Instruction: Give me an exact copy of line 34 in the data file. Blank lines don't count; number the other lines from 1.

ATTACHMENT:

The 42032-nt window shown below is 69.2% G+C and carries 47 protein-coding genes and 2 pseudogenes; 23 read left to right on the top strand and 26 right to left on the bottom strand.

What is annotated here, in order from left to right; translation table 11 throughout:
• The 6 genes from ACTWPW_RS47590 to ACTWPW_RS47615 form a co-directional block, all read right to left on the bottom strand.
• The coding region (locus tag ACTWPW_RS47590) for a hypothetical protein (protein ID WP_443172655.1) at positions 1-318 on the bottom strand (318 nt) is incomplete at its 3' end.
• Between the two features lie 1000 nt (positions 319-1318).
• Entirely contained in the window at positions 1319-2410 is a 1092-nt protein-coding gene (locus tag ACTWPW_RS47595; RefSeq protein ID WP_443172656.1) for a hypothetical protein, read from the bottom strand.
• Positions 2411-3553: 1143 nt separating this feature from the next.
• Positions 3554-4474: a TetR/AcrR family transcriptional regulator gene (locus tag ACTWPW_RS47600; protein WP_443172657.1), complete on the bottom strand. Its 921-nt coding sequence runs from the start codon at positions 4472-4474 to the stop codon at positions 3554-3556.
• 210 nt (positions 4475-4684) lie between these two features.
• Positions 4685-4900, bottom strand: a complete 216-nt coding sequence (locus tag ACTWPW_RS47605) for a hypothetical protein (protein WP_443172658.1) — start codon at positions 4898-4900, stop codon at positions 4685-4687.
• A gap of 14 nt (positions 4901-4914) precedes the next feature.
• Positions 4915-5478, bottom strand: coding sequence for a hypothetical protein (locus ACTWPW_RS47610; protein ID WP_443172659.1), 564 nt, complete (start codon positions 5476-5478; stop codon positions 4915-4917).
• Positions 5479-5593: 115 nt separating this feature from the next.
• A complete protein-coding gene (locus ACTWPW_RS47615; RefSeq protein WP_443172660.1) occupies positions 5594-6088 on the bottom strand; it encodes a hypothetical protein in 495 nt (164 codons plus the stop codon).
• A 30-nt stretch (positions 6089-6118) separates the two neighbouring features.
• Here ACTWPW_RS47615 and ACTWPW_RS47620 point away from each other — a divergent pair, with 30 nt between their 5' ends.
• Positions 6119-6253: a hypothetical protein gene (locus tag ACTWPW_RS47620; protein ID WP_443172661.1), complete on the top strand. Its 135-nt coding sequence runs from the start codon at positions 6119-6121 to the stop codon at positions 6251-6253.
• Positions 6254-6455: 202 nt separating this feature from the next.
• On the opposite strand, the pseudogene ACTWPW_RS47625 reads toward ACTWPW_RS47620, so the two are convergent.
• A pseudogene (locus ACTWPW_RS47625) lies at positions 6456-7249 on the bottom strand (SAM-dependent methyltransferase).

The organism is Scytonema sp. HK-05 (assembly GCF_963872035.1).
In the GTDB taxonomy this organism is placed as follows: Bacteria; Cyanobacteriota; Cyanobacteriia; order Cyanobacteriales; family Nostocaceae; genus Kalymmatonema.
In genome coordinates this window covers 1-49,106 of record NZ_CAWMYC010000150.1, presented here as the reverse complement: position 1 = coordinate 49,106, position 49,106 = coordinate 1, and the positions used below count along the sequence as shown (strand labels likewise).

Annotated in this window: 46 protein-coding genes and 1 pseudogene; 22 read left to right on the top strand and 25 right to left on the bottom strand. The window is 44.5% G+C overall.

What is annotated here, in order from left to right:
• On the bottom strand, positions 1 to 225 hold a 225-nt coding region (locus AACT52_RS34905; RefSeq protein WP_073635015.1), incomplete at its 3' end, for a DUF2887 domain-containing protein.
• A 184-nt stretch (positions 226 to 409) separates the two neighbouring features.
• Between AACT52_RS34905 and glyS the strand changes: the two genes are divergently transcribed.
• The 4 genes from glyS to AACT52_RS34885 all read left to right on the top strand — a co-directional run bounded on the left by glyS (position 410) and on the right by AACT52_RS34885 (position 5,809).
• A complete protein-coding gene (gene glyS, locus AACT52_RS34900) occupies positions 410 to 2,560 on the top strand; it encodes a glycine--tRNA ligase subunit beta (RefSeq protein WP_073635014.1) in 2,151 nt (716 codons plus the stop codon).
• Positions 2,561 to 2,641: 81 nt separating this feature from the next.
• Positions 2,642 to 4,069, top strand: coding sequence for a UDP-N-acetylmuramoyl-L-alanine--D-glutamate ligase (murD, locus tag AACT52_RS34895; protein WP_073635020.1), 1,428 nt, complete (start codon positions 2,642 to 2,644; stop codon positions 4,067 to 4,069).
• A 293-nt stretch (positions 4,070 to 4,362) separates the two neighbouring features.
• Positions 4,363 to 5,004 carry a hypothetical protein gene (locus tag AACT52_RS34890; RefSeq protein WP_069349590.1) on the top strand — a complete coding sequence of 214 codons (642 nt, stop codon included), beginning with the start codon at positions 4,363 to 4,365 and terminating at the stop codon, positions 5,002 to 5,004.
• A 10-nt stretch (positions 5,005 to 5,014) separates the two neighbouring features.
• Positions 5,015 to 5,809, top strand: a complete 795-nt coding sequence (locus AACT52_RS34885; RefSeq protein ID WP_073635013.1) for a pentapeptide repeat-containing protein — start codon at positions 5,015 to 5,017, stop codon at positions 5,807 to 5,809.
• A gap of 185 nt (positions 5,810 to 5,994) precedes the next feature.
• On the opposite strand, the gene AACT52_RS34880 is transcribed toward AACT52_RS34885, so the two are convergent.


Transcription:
• Positions 4,363 to 5,004 carry a hypothetical protein gene (locus tag AACT52_RS34890; RefSeq protein WP_069349590.1) on the top strand — a complete coding sequence of 214 codons (642 nt, stop codon included), beginning with the start codon at positions 4,363 to 4,365 and terminating at the stop codon, positions 5,002 to 5,004.